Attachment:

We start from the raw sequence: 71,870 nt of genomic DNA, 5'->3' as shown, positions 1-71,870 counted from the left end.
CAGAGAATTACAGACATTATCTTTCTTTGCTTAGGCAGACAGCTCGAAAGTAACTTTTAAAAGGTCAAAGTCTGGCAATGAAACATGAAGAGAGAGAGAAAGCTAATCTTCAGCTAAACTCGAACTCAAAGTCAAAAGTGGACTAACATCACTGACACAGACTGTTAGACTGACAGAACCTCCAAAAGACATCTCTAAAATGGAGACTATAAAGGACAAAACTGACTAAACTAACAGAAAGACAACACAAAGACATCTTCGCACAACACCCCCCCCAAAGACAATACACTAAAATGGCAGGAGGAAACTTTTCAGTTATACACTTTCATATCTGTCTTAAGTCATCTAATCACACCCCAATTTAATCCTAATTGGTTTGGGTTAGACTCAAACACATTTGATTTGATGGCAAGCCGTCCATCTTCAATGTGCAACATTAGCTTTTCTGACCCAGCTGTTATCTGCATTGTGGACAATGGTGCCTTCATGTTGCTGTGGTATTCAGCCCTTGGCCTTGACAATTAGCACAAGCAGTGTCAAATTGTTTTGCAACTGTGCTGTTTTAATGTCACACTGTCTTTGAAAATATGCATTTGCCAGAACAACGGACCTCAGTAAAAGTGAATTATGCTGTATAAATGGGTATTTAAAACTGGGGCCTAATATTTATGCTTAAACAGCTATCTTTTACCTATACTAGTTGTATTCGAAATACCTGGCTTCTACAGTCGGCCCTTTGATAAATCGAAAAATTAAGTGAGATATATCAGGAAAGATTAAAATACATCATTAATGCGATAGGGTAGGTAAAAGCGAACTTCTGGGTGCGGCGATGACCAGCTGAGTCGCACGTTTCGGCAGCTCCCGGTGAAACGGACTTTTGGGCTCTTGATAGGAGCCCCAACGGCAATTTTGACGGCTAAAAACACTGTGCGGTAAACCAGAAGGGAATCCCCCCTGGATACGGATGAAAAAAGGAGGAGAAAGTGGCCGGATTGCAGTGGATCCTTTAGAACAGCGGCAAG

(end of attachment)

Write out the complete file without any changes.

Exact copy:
We start from the raw sequence: 71,870 nt of genomic DNA, 5'->3' as shown, positions 1-71,870 counted from the left end.
CAGAGAATTACAGACATTATCTTTCTTTGCTTAGGCAGACAGCTCGAAAGTAACTTTTAAAAGGTCAAAGTCTGGCAATGAAACATGAAGAGAGAGAGAAAGCTAATCTTCAGCTAAACTCGAACTCAAAGTCAAAAGTGGACTAACATCACTGACACAGACTGTTAGACTGACAGAACCTCCAAAAGACATCTCTAAAATGGAGACTATAAAGGACAAAACTGACTAAACTAACAGAAAGACAACACAAAGACATCTTCGCACAACACCCCCCCCAAAGACAATACACTAAAATGGCAGGAGGAAACTTTTCAGTTATACACTTTCATATCTGTCTTAAGTCATCTAATCACACCCCAATTTAATCCTAATTGGTTTGGGTTAGACTCAAACACATTTGATTTGATGGCAAGCCGTCCATCTTCAATGTGCAACATTAGCTTTTCTGACCCAGCTGTTATCTGCATTGTGGACAATGGTGCCTTCATGTTGCTGTGGTATTCAGCCCTTGGCCTTGACAATTAGCACAAGCAGTGTCAAATTGTTTTGCAACTGTGCTGTTTTAATGTCACACTGTCTTTGAAAATATGCATTTGCCAGAACAACGGACCTCAGTAAAAGTGAATTATGCTGTATAAATGGGTATTTAAAACTGGGGCCTAATATTTATGCTTAAACAGCTATCTTTTACCTATACTAGTTGTATTCGAAATACCTGGCTTCTACAGTCGGCCCTTTGATAAATCGAAAAATTAAGTGAGATATATCAGGAAAGATTAAAATACATCATTAATGCGATAGGGTAGGTAAAAGCGAACTTCTGGGTGCGGCGATGACCAGCTGAGTCGCACGTTTCGGCAGCTCCCGGTGAAACGGACTTTTGGGCTCTTGATAGGAGCCCCAACGGCAATTTTGACGGCTAAAAACACTGTGCGGTAAACCAGAAGGGAATCCCCCCTGGATACGGATGAAAAAAGGAGGAGAAAGTGGCCGGATTGCAGTGGATCCTTTAGAACAGCGGCAAG